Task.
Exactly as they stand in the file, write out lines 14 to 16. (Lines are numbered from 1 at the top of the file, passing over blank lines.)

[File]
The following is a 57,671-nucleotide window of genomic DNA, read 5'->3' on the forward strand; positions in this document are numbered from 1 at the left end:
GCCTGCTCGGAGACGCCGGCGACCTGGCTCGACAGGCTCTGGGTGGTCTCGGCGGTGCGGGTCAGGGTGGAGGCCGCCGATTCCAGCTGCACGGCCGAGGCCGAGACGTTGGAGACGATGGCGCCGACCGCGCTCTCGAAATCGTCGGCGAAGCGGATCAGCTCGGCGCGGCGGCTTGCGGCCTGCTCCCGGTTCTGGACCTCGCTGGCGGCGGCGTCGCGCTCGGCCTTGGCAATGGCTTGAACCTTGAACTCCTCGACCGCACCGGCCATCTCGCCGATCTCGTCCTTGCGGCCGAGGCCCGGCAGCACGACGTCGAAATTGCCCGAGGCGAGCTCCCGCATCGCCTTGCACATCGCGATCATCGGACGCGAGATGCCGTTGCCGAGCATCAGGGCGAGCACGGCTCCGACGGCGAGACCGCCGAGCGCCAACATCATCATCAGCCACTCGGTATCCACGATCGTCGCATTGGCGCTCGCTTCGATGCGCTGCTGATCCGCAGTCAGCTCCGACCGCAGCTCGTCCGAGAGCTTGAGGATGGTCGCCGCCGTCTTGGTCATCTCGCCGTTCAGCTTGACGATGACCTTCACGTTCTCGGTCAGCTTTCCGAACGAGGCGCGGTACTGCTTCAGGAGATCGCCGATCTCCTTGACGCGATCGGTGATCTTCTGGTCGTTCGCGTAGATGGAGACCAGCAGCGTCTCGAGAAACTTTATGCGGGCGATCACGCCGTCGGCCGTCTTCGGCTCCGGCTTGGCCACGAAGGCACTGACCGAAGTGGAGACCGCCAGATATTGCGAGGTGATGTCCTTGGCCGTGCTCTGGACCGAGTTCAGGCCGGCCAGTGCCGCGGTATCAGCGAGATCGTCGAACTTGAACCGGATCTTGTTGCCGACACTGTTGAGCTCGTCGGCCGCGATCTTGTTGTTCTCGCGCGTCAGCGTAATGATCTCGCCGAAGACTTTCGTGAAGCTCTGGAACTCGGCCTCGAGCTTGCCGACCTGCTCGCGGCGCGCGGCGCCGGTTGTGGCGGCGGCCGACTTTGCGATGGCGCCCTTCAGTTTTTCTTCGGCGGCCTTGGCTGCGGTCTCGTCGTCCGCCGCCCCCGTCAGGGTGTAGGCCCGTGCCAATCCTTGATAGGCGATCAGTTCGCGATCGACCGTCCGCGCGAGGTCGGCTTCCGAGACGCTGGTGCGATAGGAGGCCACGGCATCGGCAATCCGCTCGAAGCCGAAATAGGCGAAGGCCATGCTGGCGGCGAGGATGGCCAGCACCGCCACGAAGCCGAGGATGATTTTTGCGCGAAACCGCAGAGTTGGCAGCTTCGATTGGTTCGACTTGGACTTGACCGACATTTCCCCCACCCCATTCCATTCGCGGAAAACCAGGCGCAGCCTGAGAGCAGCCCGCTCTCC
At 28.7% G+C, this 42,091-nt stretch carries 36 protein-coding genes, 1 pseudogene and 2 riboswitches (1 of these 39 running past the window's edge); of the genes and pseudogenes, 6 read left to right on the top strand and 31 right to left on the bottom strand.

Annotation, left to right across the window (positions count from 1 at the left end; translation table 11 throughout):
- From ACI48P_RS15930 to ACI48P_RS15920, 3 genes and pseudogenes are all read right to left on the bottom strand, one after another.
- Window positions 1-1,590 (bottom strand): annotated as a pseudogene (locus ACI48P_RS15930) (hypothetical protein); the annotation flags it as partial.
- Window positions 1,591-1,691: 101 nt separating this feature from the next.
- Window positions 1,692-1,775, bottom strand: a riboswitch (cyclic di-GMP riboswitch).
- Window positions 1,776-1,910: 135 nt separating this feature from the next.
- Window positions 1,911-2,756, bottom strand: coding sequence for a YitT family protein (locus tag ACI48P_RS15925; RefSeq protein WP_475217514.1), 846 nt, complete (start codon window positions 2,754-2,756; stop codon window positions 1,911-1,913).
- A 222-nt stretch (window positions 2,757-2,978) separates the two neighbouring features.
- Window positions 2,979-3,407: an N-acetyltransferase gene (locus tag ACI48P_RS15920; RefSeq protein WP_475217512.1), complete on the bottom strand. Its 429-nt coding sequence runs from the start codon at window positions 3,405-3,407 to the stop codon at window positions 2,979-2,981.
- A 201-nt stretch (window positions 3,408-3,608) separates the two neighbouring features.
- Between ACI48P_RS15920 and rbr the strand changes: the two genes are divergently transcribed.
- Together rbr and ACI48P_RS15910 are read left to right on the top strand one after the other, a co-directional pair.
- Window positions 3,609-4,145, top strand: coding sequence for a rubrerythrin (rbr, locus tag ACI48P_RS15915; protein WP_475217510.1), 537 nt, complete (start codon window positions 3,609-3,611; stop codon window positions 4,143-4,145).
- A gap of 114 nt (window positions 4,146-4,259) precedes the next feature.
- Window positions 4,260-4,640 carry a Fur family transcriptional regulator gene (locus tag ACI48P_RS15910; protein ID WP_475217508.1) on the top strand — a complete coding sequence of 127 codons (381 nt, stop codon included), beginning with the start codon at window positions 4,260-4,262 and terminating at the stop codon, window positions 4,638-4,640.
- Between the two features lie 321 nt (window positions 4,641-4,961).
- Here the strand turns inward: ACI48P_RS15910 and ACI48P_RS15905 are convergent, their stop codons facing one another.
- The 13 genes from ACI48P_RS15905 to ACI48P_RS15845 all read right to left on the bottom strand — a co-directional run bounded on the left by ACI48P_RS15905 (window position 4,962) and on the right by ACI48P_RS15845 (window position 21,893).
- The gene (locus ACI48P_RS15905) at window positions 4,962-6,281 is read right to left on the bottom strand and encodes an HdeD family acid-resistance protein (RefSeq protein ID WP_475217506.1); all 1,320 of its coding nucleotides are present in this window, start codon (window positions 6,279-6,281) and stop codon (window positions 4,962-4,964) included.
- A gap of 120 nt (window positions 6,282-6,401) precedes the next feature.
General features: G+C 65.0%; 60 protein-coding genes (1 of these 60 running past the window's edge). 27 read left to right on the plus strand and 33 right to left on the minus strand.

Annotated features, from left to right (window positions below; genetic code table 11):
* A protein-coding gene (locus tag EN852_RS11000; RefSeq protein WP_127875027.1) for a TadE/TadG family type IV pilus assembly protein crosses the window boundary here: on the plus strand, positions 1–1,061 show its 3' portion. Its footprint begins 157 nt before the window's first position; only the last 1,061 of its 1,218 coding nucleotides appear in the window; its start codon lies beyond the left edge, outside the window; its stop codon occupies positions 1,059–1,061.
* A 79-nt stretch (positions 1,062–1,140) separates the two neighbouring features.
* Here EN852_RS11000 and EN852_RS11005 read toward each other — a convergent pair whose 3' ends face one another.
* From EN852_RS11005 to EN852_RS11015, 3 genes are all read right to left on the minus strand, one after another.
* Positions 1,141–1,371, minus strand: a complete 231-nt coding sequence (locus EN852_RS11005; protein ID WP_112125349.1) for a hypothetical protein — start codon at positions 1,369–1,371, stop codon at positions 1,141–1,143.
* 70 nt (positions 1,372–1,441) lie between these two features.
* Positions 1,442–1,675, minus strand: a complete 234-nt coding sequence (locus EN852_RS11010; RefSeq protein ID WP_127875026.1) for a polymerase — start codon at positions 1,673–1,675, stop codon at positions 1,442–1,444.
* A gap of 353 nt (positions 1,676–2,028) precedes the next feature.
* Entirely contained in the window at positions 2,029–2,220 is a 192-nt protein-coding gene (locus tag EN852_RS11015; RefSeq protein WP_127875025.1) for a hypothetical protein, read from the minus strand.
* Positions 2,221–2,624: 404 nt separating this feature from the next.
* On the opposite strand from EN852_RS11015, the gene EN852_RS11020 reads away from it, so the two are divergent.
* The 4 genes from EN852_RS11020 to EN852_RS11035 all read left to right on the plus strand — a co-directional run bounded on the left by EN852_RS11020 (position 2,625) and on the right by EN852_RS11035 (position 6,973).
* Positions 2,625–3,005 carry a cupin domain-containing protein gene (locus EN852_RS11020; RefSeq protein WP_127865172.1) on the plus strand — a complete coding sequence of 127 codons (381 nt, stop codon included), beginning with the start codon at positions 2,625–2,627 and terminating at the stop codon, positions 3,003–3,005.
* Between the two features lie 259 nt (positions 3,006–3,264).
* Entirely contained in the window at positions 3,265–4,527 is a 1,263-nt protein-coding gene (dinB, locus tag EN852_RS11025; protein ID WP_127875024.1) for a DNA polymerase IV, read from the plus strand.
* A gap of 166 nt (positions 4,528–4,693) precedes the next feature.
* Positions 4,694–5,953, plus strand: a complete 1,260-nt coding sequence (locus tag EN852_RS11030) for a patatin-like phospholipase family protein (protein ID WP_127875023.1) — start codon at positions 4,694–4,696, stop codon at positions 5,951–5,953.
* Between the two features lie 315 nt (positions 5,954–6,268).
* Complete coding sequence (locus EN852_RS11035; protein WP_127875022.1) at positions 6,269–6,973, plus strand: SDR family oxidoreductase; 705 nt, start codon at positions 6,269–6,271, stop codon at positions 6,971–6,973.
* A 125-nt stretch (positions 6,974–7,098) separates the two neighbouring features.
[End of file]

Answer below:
- Between ACI48P_RS15920 and rbr the strand changes: the two genes are divergently transcribed.
- Together rbr and ACI48P_RS15910 are read left to right on the top strand one after the other, a co-directional pair.
- Window positions 3,609-4,145, top strand: coding sequence for a rubrerythrin (rbr, locus tag ACI48P_RS15915; protein WP_475217510.1), 537 nt, complete (start codon window positions 3,609-3,611; stop codon window positions 4,143-4,145).